Activity Monitoring for Database Management

Only a few years ago, most database administrators (DBAs) mainly concerned themselves with file storage space. Much of our time was spent tracking the use of disk space and determining how much was used and what was usable. That’s still happening today but has been extended to suit the more complex DB structures of today. We name this FAM and DAM, or FAM-DAM (management of file operation, management of database operation). Learn more at managing database.

Such DBA practices usually boil down to three items being monitored: 1. Logging to event (on the host server) 2. Passive control of network traffic on host Server 3. Agents or client applications on individual machines FAM-DAM is where much of the day-to-day work takes place in the DBA’s language. Many nightmare situations and severe problems can be avoided with successful FAM-DAM. It is especially important on the cloud-based and virtual computing services of today.

Let’s look at each of these three management strategies, and how they allow the DBA (and thus the clients of the administrator) to maintain a stable database.

Event Logging (on a host server) Many services on every server type must log events occurring within that service. They have broad applications for service-specific monitoring and evaluation of problems but are not as effective on a server-wide scale. To save money, logging on to the entire server is always switched off by default, but most professional DBAs can use log-and-event managers. Those keep from getting out of hand the otherwise big event logs.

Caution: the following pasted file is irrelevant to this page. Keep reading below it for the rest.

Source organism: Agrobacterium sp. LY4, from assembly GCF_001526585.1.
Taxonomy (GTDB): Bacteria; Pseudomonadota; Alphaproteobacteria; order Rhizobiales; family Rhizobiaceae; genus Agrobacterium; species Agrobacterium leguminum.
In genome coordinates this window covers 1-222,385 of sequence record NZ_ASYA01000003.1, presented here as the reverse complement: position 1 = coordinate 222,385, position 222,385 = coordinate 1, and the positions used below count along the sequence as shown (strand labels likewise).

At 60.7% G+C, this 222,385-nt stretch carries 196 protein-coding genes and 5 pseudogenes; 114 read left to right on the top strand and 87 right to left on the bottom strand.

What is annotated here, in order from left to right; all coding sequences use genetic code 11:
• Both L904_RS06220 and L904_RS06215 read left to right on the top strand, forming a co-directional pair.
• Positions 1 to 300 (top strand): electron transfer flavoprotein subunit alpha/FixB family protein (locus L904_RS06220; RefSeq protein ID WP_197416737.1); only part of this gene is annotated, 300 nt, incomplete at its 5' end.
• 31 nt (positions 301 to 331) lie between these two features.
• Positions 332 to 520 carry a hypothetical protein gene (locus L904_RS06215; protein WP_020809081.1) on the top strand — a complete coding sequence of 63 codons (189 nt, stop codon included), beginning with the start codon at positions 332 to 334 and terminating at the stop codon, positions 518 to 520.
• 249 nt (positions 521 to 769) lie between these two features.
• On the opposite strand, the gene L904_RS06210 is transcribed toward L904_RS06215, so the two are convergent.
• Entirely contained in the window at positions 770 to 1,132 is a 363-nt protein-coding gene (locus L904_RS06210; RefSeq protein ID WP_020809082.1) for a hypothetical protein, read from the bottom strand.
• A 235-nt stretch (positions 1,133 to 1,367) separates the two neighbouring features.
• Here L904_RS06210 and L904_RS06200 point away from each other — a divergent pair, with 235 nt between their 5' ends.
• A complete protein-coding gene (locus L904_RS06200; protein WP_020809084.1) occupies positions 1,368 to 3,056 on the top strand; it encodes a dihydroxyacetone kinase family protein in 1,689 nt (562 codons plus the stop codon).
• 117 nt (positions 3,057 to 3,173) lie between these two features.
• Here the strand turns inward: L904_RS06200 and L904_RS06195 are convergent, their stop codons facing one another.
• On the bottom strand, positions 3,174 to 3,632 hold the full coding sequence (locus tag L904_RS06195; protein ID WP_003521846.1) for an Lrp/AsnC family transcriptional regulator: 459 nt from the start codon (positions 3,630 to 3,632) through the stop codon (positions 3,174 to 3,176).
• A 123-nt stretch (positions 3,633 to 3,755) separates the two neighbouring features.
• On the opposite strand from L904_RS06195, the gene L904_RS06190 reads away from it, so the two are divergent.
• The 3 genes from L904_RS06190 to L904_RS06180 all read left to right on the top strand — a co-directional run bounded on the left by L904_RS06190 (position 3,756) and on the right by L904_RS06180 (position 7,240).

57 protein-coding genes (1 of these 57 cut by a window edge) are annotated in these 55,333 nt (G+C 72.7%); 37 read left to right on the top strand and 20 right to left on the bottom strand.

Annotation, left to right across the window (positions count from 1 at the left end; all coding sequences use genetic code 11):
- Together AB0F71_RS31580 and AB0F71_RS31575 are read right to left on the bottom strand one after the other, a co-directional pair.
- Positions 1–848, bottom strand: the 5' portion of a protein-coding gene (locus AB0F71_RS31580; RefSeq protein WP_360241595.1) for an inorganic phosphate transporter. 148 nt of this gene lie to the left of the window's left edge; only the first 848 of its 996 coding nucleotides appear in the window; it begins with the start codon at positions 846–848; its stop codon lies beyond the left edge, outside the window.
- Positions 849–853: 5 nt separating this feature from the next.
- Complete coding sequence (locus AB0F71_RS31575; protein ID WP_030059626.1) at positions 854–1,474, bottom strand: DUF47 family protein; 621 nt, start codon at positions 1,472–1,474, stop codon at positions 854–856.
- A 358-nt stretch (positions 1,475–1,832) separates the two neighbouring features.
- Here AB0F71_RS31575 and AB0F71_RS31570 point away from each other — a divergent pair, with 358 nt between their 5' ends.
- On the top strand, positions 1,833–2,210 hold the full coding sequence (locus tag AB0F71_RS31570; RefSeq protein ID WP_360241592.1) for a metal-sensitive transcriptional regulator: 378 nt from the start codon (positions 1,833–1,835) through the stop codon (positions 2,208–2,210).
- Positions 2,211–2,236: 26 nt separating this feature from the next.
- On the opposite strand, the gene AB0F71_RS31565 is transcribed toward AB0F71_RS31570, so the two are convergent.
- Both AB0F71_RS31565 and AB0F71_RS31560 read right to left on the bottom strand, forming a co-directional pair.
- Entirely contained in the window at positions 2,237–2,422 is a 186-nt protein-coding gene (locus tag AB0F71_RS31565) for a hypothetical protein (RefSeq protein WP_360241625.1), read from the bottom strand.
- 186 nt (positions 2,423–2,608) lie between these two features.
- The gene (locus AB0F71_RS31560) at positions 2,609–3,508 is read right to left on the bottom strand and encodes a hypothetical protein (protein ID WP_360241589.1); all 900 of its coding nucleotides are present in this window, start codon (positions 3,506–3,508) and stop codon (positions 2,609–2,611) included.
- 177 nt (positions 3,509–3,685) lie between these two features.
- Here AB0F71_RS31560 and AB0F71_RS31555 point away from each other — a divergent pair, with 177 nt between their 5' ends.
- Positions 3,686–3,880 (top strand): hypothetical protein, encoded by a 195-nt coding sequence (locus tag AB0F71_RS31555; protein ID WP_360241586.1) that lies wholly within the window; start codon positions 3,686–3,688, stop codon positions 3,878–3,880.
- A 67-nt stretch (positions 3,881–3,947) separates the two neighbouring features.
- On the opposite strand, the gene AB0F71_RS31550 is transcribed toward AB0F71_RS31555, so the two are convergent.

To this end, there are hundreds of resources, most server-specific. However, without a good event log, an administrator is not only unable to easily control what’s happening on the server itself, but is also unable to easily back-track issues to fix. Restauration and maintenance practices was assessed at 90 per cent. Reducing as much of this as possible saves money and makes services quicker.

=== Passive Network Traffic Monitoring (on the host) It is important to track the network traffic that feeds both the host server and all linked services to go along with host server logging. Knowing the FAM-DAM traffic patterns and frequencies for database servers not only tells the DBA what to expect, but also where enhancements or adjustments can be made to handle traffic spikes better.

There are myriads of traffic control approaches. Computer solutions for smaller networks are a popular low-cost solution although resource management is best for the hardware choices for larger area networks. They provide the DBA with details about which customers connect and when, how the applications or database respond to those requests, and how easily the details flows in either direction.

When updating or changing network services this knowledge will prove crucial. This may also be critical when troubleshooting network problems or individual programs. Most device crashes are triggered simply by overload access.